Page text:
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Opinion: Let's revisit the big claims about blockchain games from 2022

Was there any merit to the earth-shaking claims made by the blockchain games crowd in 2022? Let's look back.

2022 is almost over! It feels like only yesterday that we were drowning in the fervor of the blockchain industry. Remember the giant booths at Game Developers Conference? All the talk of players selling off their digital items when they're done with a game? " Axie Infinity's supposed deliverance of the "play to earn" model? Good times, good times.

In a year where I was much happier writing about Marvel Snap, Beacon Pines, and the unionization wins at Activision Blizzard, I found myself cursed with being Game Developer's semi-regular blockchain columnist. It was I who wandered into the panel at DICE, who quizzed developers and execs about it at GDC, and whose inbox was drowning in pitches from breathless PR reps from the world of web3.

How's web3 going by the way? Great? Oh, not great. Boy that's a lot of lawsuits and lost cash.

If I were the charitable sort, I'd pen something like this closer to next GDC, having given the blockchain developer crowd a full year to make good on their promises. I'll be fair here—even a year is not enough time to make a good game. There are quite possibly developers making some neat blockchain-adjacent projects still operating in stealth mode.

But this technology is controversial for a reason, and its proponents have pushed back on criticism by constantly touting the "potential" of true ownership, play-to-earn, renting digital land, etc. etc. And if you took some like Andreessen Horowitz general partner Jonathan Lai at their word, critics were "misinformed" by polarization on Reddit and Twitter.

Well Twitter is now owned by a billionaire who tweets out "my pronouns are Prosecute/Fauci" and I've personally tuned my Reddit feed mostly toward how great Star Wars: Andor is—and the crypto world is still on fire. Major exchanges like FTX are crumbling from within. Stablecoins meant to back up other blockchain projects are now worthless. The Ronin hack of Axie Infinity seems to have decimated that game's prospects.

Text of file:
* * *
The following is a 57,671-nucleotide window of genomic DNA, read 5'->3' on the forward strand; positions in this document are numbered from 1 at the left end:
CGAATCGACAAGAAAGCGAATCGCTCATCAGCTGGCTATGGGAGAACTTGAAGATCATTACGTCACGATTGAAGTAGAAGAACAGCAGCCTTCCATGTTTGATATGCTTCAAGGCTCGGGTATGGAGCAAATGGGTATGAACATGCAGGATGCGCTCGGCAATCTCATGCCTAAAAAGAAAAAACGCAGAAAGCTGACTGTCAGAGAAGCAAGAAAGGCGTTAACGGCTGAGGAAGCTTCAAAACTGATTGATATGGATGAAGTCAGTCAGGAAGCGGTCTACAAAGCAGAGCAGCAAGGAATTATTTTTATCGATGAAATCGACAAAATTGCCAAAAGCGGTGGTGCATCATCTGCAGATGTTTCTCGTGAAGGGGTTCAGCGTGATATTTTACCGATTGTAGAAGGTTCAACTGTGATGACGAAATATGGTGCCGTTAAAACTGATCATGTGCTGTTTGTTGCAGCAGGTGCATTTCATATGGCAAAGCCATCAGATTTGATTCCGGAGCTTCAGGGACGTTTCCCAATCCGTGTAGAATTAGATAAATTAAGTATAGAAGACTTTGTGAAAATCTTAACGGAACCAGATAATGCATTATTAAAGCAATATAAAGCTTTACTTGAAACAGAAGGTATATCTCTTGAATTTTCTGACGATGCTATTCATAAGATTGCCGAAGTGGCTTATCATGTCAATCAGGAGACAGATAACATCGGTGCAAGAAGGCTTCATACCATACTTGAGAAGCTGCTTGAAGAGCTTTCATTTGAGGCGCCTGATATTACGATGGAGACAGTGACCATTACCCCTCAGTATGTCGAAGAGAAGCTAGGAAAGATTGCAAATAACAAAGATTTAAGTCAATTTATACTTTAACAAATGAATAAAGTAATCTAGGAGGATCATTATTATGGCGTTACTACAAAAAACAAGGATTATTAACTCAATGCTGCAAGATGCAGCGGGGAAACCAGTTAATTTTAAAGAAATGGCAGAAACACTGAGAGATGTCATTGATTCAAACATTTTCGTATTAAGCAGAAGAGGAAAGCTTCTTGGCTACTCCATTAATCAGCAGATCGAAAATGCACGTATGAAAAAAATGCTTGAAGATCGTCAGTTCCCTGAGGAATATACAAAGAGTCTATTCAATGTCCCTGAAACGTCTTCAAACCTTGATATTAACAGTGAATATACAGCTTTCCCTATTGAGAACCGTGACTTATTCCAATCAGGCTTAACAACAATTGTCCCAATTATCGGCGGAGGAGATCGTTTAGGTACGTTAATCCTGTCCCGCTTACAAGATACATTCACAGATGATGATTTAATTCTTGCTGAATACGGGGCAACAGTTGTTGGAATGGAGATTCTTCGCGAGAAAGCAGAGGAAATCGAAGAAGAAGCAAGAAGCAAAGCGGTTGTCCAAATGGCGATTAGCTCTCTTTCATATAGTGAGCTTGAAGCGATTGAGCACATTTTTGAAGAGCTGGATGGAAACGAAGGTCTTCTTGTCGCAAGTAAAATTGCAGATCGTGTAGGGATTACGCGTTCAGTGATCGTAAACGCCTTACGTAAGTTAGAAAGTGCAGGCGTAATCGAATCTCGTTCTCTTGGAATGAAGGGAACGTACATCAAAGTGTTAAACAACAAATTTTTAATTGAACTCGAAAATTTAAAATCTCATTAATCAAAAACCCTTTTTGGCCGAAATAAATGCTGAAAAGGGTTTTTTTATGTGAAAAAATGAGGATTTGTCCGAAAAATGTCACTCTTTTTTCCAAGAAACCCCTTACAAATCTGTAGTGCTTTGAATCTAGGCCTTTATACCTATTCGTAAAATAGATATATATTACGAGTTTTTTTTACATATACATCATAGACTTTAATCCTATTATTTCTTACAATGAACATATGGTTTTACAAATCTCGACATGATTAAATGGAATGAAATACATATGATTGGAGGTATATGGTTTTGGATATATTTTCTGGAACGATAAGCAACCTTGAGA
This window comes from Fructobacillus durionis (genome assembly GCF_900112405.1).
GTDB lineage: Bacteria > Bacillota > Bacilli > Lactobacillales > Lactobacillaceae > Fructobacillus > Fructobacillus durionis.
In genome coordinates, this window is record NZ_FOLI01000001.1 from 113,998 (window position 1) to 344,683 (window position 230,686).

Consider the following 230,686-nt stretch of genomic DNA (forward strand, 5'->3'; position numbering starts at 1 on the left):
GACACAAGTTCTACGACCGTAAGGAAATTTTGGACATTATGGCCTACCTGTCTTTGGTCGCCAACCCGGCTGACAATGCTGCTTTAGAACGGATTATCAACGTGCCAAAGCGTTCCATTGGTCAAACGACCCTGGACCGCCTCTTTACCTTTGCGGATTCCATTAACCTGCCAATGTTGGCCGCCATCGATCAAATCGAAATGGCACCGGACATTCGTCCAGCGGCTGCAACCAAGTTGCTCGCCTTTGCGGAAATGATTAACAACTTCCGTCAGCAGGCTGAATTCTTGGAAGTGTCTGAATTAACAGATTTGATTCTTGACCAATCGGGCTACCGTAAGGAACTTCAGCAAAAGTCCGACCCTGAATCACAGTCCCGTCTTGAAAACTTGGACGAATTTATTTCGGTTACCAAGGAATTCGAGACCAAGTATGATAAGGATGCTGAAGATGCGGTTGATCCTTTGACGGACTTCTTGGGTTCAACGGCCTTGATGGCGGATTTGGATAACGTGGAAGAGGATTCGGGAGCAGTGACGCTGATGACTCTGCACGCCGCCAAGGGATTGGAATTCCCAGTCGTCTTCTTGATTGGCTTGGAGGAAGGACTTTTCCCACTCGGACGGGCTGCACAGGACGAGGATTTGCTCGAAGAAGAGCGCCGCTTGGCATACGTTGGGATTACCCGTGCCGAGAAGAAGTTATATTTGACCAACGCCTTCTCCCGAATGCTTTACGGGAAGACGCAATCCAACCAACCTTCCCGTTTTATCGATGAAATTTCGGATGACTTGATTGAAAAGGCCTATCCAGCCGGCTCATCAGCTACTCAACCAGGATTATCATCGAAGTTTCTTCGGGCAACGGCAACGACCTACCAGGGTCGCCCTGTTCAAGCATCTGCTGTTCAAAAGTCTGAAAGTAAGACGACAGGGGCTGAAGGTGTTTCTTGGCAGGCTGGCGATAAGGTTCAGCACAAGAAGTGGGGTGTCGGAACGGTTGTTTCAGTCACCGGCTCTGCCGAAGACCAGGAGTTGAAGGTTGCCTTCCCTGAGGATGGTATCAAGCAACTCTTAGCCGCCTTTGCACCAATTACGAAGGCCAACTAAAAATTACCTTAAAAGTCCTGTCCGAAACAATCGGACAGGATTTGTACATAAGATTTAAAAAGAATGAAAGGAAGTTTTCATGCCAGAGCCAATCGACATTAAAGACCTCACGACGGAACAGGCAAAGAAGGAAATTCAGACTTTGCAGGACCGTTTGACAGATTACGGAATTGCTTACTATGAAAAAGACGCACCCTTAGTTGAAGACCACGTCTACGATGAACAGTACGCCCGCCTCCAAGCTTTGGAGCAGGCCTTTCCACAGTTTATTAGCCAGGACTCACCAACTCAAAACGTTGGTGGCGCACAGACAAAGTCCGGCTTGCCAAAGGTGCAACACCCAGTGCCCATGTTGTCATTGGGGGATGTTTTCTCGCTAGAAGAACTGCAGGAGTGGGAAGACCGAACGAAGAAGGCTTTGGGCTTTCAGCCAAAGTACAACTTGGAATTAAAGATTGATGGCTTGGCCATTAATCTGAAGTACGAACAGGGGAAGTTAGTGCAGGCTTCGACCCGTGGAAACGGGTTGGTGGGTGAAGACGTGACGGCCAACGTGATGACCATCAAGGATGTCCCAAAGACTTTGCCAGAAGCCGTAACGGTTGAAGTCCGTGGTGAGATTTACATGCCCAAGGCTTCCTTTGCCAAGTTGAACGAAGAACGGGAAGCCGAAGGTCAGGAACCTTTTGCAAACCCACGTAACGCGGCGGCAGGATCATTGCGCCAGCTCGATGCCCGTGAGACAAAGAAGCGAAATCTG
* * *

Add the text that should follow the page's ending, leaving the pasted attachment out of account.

After all of that mess, checking back on the big arguments for blockchain tech in games seems particularly relevant.

Do any of them still hold water? Is there any hope for using decentralized computing technology in video game development? Let's discuss.

Are concerns about blockchain just "misconceptions?"

At DICE 2022, Bonfire Studios' Min Kim invited a group of blockchain game experts onstage to discuss the technology. One repeated point they made was that concerns about blockchain implementation were just "misconceptions."

2022 has absolutely shown that is not true. If you were worried about the environmental impact of blockchain technology, you watched as Bitcoin blew out an estimated 48.35 million metric tons of carbon dioxide into the atmosphere.

The Ethereum blockchain—most commonly used to mint non-fungible tokens—did complete its transition from proof-of-work computing to proof-of-stake, dropping its emissions from 11 million metric tons each year to 870 metric tons. That's legitimately good news, but that process only ended in September. That's nine months of standard blockchain emissions in the interim.

Though plenty of game developers working in the space are still using more energy-efficient blockchains, there are still bridges and connections that tie them to this high-energy output.

If you were worried about blockchain's close affiliation with a new class of scam artists, you got to watch rug pull after rug pull play out, with entire game pitches abandoned as the founders ran off with the money.

And if you were worried about the instability of blockchain as an investment (my personal top concern), boy we had a year. Not only did the value of Bitcoin and ETH go on a roller coaster ride (that admittedly paid off for some investors), the bankruptcy of several major blockchain exchanges and firms decimated the portfolios of retail investors.

Some reporting has noted that this devastation has hit Black investors particularly hard, since they'd been heavily pitched on these unregulated securities after years of denied access to the real estate or conventional investment markets.